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BATHROOMS BANBURY Acknowledge Wilkipedia for the following information
Banbury is a market town located on the River Cherwell in northern Oxfordshire, England. It had a population of 43,867 at the 2001 census, though this figure has increased markedly in recent years. Banbury is part of the Cherwell district. The Member of Parliament for Banbury is Tony Baldry. Banbury is a significant commercial and retail centre for the surrounding area, which is predominantly rural. Banbury has a shopping centre called Castle Quay. Banbury's main industries include car components, electrical goods, plastics, food processing, and printing. Banbury is home to the world's largest coffee-producing facility (Kraft Foods), built in 1964. The town is famed for Banbury cakes – similar to Eccles cakes but oval in shape. Since July 2000 it has hosted a unique gathering of traditional mock animals, from around the UK and beyond, at the annual Banbury Hobby Horse Festival. The surrounding area is known informally by some as Banburyshire and covers the north half of the Cherwell district and neighbouring areas. It has one of the fastest growing populations in the country. As Banbury lies near the Oxfordshire border, "Banburyshire" includes parts of Northamptonshire and Warwickshire.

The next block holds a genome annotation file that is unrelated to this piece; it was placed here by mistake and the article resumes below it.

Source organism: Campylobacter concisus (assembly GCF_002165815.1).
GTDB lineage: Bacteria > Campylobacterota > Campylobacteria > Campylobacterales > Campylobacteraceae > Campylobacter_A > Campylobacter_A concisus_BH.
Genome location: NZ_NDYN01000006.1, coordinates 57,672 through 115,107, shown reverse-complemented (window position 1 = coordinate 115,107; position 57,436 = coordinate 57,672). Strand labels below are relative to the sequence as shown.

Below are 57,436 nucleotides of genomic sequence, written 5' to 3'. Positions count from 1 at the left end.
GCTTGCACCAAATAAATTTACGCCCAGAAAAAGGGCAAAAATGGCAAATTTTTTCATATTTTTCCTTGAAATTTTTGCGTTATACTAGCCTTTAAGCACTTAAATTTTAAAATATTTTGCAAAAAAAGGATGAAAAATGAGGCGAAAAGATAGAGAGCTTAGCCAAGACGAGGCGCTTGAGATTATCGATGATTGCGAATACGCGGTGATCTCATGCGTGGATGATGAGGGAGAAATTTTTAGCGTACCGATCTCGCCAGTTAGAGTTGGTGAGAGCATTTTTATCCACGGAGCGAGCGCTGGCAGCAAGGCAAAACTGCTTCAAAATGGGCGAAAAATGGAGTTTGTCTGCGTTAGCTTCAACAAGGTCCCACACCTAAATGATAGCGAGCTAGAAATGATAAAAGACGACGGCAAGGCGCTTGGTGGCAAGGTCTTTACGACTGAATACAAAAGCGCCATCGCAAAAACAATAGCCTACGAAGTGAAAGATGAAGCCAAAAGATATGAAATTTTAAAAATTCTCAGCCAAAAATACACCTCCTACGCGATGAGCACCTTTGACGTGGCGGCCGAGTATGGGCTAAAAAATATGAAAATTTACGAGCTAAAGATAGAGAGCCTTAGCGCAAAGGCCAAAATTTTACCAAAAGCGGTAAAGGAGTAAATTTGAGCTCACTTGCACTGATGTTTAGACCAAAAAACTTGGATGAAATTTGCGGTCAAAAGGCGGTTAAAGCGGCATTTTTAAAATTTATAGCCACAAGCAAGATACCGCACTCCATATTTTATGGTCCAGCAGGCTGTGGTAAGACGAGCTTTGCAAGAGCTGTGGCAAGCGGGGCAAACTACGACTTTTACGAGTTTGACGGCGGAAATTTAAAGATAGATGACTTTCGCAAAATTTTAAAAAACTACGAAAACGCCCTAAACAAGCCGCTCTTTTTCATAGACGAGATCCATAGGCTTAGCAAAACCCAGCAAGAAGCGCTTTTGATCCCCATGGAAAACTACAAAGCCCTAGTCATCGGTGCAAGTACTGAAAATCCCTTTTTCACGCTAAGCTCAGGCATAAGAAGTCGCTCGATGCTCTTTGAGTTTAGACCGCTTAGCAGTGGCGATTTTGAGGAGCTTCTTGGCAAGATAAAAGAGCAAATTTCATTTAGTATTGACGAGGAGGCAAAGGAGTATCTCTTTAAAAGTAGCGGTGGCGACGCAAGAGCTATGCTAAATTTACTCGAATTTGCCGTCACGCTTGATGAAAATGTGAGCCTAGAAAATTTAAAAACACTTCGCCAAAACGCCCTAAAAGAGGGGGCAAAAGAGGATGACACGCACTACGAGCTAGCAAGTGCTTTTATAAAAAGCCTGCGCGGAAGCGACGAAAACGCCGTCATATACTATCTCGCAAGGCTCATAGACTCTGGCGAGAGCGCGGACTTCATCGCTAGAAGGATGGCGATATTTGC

History of bathrooms .
Although it was not with hygiene in mind, the first records for the use of baths date back as far as 3000 B.C. At this time water had a strong religious value, being seen as a purifying element for both body and soul, and so it was not uncommon for people to be required to cleanse themselves before entering a sacred area. Baths are recorded as part of a village or town life throughout this period, with a split between steam baths in Europe and America and cold baths in Asia. Communal baths were erected in a distinctly separate area to the living quarters of the village, with a view to preventing evil spirits from entering the domestic quarters of a commune.